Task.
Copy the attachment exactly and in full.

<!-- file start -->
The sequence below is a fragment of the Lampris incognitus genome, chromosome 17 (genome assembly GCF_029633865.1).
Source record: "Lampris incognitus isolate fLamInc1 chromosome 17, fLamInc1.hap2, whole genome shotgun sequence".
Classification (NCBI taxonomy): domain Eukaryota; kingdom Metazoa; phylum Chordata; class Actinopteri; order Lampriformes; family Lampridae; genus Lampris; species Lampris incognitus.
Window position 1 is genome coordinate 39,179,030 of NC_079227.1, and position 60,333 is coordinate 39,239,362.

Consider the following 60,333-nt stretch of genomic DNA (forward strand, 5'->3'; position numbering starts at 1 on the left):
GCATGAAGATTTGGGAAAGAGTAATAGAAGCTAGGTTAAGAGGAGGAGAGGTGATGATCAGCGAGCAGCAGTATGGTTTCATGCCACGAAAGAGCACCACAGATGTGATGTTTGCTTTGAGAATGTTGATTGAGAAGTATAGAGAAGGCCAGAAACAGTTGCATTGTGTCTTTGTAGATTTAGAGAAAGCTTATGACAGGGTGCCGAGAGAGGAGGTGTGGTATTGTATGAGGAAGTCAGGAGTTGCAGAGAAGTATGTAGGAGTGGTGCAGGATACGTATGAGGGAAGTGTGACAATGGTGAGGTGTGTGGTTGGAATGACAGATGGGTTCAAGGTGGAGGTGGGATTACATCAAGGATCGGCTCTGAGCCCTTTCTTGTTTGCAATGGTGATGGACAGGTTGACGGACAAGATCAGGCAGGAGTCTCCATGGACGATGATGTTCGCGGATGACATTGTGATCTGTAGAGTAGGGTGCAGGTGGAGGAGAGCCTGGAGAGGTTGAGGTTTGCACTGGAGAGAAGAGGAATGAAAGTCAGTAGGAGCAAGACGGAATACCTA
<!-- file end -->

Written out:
The sequence below is a fragment of the Lampris incognitus genome, chromosome 17 (genome assembly GCF_029633865.1).
Source record: "Lampris incognitus isolate fLamInc1 chromosome 17, fLamInc1.hap2, whole genome shotgun sequence".
Classification (NCBI taxonomy): domain Eukaryota; kingdom Metazoa; phylum Chordata; class Actinopteri; order Lampriformes; family Lampridae; genus Lampris; species Lampris incognitus.
Window position 1 is genome coordinate 39,179,030 of NC_079227.1, and position 60,333 is coordinate 39,239,362.

Consider the following 60,333-nt stretch of genomic DNA (forward strand, 5'->3'; position numbering starts at 1 on the left):
GCATGAAGATTTGGGAAAGAGTAATAGAAGCTAGGTTAAGAGGAGGAGAGGTGATGATCAGCGAGCAGCAGTATGGTTTCATGCCACGAAAGAGCACCACAGATGTGATGTTTGCTTTGAGAATGTTGATTGAGAAGTATAGAGAAGGCCAGAAACAGTTGCATTGTGTCTTTGTAGATTTAGAGAAAGCTTATGACAGGGTGCCGAGAGAGGAGGTGTGGTATTGTATGAGGAAGTCAGGAGTTGCAGAGAAGTATGTAGGAGTGGTGCAGGATACGTATGAGGGAAGTGTGACAATGGTGAGGTGTGTGGTTGGAATGACAGATGGGTTCAAGGTGGAGGTGGGATTACATCAAGGATCGGCTCTGAGCCCTTTCTTGTTTGCAATGGTGATGGACAGGTTGACGGACAAGATCAGGCAGGAGTCTCCATGGACGATGATGTTCGCGGATGACATTGTGATCTGTAGAGTAGGGTGCAGGTGGAGGAGAGCCTGGAGAGGTTGAGGTTTGCACTGGAGAGAAGAGGAATGAAAGTCAGTAGGAGCAAGACGGAATACCTA